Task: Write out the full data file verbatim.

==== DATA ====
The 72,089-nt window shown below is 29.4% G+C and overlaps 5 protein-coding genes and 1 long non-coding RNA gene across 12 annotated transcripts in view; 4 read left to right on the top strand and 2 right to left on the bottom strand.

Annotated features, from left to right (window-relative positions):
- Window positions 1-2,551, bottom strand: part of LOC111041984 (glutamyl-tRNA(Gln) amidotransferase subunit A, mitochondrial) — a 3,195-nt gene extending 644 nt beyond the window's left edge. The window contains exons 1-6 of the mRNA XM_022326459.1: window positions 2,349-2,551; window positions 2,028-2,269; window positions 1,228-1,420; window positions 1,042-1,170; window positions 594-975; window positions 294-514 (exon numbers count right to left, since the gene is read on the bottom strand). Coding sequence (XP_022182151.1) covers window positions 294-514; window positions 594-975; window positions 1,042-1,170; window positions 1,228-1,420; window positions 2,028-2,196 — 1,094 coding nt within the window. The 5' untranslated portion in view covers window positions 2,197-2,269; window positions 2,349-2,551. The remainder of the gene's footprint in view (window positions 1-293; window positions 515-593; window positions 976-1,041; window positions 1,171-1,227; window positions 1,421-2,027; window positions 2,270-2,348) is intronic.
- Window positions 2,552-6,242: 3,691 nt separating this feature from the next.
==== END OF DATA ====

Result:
The 72,089-nt window shown below is 29.4% G+C and overlaps 5 protein-coding genes and 1 long non-coding RNA gene across 12 annotated transcripts in view; 4 read left to right on the top strand and 2 right to left on the bottom strand.

Annotated features, from left to right (window-relative positions):
- Window positions 1-2,551, bottom strand: part of LOC111041984 (glutamyl-tRNA(Gln) amidotransferase subunit A, mitochondrial) — a 3,195-nt gene extending 644 nt beyond the window's left edge. The window contains exons 1-6 of the mRNA XM_022326459.1: window positions 2,349-2,551; window positions 2,028-2,269; window positions 1,228-1,420; window positions 1,042-1,170; window positions 594-975; window positions 294-514 (exon numbers count right to left, since the gene is read on the bottom strand). Coding sequence (XP_022182151.1) covers window positions 294-514; window positions 594-975; window positions 1,042-1,170; window positions 1,228-1,420; window positions 2,028-2,196 — 1,094 coding nt within the window. The 5' untranslated portion in view covers window positions 2,197-2,269; window positions 2,349-2,551. The remainder of the gene's footprint in view (window positions 1-293; window positions 515-593; window positions 976-1,041; window positions 1,171-1,227; window positions 1,421-2,027; window positions 2,270-2,348) is intronic.
- Window positions 2,552-6,242: 3,691 nt separating this feature from the next.